Thursday, January 29, 2009

Looking for an Edge

Why Does All the Media Look Alike?

Where does the local “news” come from? Does it come from the police scanner? Does it come from a story in some other media? Is it a national news story localized? Is it a page or email from the police department? Is it a news release from a public information officer or a public relations flack? Or, does it come from curiosity perhaps pricked by one of the above sources or, even better, elsewhere? In other words is it an “enterprise” story? If it is an enterprise story, does a TV station sit on it and save it for sweeps only to be swept by another TV station doing it first?


The answer for a given medium may be all of the above.

Viewers and readers complain that all of the stations and media “look alike”. They have the same stories. Sometimes, the TV stations coincidentally stack the same stories in the same order. The stations were all listening to the same scanners, getting the same news releases, receiving the same pages and emails, and acting on them in the same way. You know what that says to me? There is not much enterprise going on here. So-called enterprise stories are saved for contest days or sweeps. No wonder many users/consumers/viewers/listeners/readers think the media is all part of a conspiracy, or they all work for the government. No wonder they perceive what they see is biased. The audience thinks that they’re being fed the party line, whatever the party is, and the “real news” is on the Internet, in blogs, or, perhaps, on AM talk radio.
I’ve been watching. Particularly, on what may be termed “slow” news days, the stations do often all look the same. There are the same “spot news” stories (fires, fatalities, and homicides), news conferences, and (particularly if it is a weekend) fluff news events.

Some Austin TV reporters also seem to end up doing the same type stories all of the time, not because the stories may be on their “beat”, if they have one, but because these reporters are the type who hang around the newsroom waiting for something to happen. More often than not, it is these reporters who get the late-breaking stories. Why? Because they are good reporters? No, not necessarily. It’s really because they are lazy or lack curiosity and creativity. The aggressive reporters who came to work with a cool idea are long ago out the door leaving the lazy reporters at their desks, on the phone, or surfing the net. The reporters who remain are the reporters who are available. Therefore, the assignments desk sends them.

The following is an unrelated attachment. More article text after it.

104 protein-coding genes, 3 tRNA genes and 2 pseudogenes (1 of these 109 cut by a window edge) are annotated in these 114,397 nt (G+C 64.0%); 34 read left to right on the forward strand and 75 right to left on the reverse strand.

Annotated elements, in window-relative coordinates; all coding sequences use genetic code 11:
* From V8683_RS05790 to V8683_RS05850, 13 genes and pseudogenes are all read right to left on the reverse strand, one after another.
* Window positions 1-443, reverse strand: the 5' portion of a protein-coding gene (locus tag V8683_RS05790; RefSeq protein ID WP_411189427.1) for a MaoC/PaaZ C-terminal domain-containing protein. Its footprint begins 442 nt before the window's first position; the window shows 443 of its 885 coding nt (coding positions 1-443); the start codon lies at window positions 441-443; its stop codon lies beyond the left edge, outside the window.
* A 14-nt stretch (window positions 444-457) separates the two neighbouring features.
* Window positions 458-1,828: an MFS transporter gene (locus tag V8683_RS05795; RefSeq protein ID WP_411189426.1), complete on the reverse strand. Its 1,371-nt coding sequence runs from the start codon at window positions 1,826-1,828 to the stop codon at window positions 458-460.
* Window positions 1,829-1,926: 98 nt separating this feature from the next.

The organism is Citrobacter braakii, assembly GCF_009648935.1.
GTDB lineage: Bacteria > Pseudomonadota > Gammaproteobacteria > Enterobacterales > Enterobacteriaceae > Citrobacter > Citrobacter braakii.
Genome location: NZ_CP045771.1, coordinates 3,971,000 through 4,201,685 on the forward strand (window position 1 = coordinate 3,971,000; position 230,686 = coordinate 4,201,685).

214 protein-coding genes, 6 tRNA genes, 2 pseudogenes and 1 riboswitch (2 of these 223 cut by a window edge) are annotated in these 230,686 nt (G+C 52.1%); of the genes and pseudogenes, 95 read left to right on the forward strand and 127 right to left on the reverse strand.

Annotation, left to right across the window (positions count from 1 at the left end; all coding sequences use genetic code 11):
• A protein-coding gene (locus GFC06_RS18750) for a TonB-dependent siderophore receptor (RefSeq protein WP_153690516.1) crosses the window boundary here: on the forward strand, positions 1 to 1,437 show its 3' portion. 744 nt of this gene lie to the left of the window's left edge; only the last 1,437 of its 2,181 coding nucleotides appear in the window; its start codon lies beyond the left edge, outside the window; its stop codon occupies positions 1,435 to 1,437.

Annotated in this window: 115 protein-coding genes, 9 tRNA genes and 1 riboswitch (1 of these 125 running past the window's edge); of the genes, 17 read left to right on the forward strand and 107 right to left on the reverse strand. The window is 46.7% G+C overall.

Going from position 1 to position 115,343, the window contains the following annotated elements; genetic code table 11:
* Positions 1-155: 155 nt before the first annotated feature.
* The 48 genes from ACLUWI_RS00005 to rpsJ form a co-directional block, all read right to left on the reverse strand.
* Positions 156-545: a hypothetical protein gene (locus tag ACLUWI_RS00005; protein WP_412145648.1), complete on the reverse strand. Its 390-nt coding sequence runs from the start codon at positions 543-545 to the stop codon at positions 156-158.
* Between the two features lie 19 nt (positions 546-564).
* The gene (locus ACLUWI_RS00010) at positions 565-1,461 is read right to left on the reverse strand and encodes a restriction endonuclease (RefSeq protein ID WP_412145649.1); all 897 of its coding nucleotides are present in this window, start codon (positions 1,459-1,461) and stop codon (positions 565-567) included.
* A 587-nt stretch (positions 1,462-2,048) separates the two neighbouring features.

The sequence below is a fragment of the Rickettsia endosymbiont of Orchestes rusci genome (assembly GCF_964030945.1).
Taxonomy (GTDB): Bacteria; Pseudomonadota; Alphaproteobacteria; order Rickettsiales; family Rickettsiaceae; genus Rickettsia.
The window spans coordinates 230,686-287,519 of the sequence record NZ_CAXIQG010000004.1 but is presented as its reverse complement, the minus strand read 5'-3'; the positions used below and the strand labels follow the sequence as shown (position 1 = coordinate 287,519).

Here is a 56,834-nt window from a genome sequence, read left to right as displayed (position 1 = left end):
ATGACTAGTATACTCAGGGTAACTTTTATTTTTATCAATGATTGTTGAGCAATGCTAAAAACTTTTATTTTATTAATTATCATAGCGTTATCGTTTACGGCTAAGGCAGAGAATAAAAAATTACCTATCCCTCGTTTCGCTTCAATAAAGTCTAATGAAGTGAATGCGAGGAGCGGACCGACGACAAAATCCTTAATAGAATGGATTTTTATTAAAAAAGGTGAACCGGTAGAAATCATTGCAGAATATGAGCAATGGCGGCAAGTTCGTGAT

Besides, “spot news” stories are easy. Everything is right in front of them. Get the video and a few bites, and you’re done. If it’s a news release-generated story, the lack of challenge may be much the same. The news notice is about a late afternoon news conference. Great! Show up. Get the sound. Maybe the Public Information Officer or PR person has a “throw-down” interview opportunity with a “real” person. Get a few cutaways and some “b-roll” and you’re done. No sweat.

Why not be that person? Somebody’s needs to be that person, right?

No, not really. Not in this day of layoffs and cutbacks. That person who is just hanging around may also be viewed by management as “dead wood” that can be sawed off with a minimum of mess.

News managers nowadays may choose to ask the aggressive reporter to hold that enterprise story until tomorrow and cover the breaking news. Or, the story may be “busted down” to a VO/SOT, or just a few column-inches or a cutline on a photo, and the creative reporter gets the plum, late-breaking package or front page piece. Why? Because the news manager knows that this reporter will be looking for an edge—some different to set the story apart from the competition.

The goal of the news manager is to have the best people doing the right stories. Most of the time the curious, aggressive, energetic reporter will get to stay on the story. Further, it’s not just a slogan: Every day is contest day, and every day is sweeps. You don’t just do good stories four months out of the year and maintain or build an audience.

Just as important, it rewards those good journalists. It keeps them happy and satisfied with their very unusual jobs. It cuts down on the cliques and complaining in the newsrooms.

Most important: It puts the best product before the viewing or reading public. On those days, everyone leaves the newsroom tired, but happy—satisfied. Those are the days that stick in my mind. Good memories of good stories done well.

Meanwhile, the lazy reporter is putting together a portfolio, resume tape, or DVD, knowing it won’t be long before moving on.

© Jim McNabb, 2009

Friday, January 23, 2009

News From Nowhere

Premise: Reporters are Lazy (Ouch!)

The journalism think-tank Poynter Institute (
www.poynter.org) often causes me to stop and think about the state of the news business. Sometimes, they their reach is beyond their grasp, but that’s the job of a “think tank”, I guess.

Amy Gahran posted a piece this afternoon positing that a linear approach to following a story in the media, following the events day after day, results in little depth or understanding. The stories assume the past and present only the present, providing only snapshots and little context. At least, that’s the sense I made of it. She was grappling with a post by a colleague Matt Thompson. Find it at: